V28-2 Ashland Avenue Looks Funny

Vol. XXVIII No. 2 - SPRING 2017

By LeRoy Blommaert

Ok, not the street, but some of the buildings on either side of it. Ever notice how some of the single family and small flat buildings along Ashland Avenue look different, that there is something that is just not quite right about them. It’s their porches. Instead of coming straight down in a perpendicular fashion from the front as most do, they often veer to the side, so that in walking up the stairs one would be parallel to the front of the building (see photo above). This variation is true not just for such buildings in Edgewater, but for many along Ashland to the south as well. Also, the parkways are very narrow, almost non-existent. The explanation for this is that Ashland was widened in the 1920s and ‘30s.

Originally, Ashland did not even go through to Devon. It is interesting to note that in the original Andersonville subdivision recorded in the early 1850s (Foster on the North, Clark on the East, Winnemac on the South, and Ravenswood on the West, according to today’s streets), Ashland looked more like an alley than a street, and did not continue north outside of the subdivision. Later, when it was extended north in much later subdivisions, it went only as far north as a point between Edgewater Avenue and Cemetery (now Rosehill) Drive, and did not even connect to the Drive. At least this was the case as of 1905, based on the Sanborn map of that year (see arrow below).

The widening of Ashland was part of a city-wide effort to widen certain streets to improve traffic flow. Automobiles were just coming into their own at the time. The thinking and planning began in the teens but often was not implemented until sometime in the 1920s. For Ashland, the objective was to have a 100 foot wide boulevard from 95th on the south to Howard on the north. The widening was done in sections. Because of legal objections from certain property owners, the section from Winnemac to Irving Park Boulevard was not completed until the late 1920s. Court action held up the project for some time.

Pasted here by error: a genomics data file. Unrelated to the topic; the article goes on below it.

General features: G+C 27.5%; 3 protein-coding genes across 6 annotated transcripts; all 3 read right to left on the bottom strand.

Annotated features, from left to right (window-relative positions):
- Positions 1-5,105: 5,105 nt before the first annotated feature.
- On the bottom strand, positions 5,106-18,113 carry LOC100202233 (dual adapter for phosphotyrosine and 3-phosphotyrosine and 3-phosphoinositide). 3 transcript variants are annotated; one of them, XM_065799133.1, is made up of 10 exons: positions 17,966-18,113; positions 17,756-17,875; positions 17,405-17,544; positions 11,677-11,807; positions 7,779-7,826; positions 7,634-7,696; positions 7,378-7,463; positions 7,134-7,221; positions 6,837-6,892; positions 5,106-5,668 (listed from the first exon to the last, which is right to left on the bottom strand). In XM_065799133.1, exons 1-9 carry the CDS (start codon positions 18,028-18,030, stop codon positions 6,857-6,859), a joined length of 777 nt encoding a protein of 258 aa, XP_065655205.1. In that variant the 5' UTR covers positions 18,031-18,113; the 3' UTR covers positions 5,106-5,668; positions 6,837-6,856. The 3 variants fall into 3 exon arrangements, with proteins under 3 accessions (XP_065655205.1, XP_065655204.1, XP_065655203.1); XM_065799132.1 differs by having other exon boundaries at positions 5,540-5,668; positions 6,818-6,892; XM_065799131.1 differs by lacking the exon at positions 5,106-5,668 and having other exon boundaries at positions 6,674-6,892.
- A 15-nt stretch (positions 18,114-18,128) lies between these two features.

Interestingly, the idea of widening Ashland dated much earlier than the teens. The Chicago Tribune reported on October 6, 1873, that Ashland was widened from W. Division Street to Milwaukee Ave, and again on December 11, 1874, that Ashland was widened 100 feet from Madison Street to the South Branch of the Chicago River.

So when was Edgewater’s portion of Ashland widened? Exact dates are difficult to establish, but it appears the widening was not completed before November 20, 1924, but definitely was completed by July 27, 1927. An article in the Chicago Tribune of November 20, 1924, about the planned Hagelin building on the south side of Foster between Clark and Ashland, states that: “Seventeen feet will be taken off of the Ashland avenue frontage through the widening of that thoroughfare.” Another item in the Chicago Tribune of July 27, 1927, about the widening states: “Three links in the avenue – Devon to Winnemac Avenue, Lake Street to the river, and 47th to 95th street – are already widened to 100 feet.”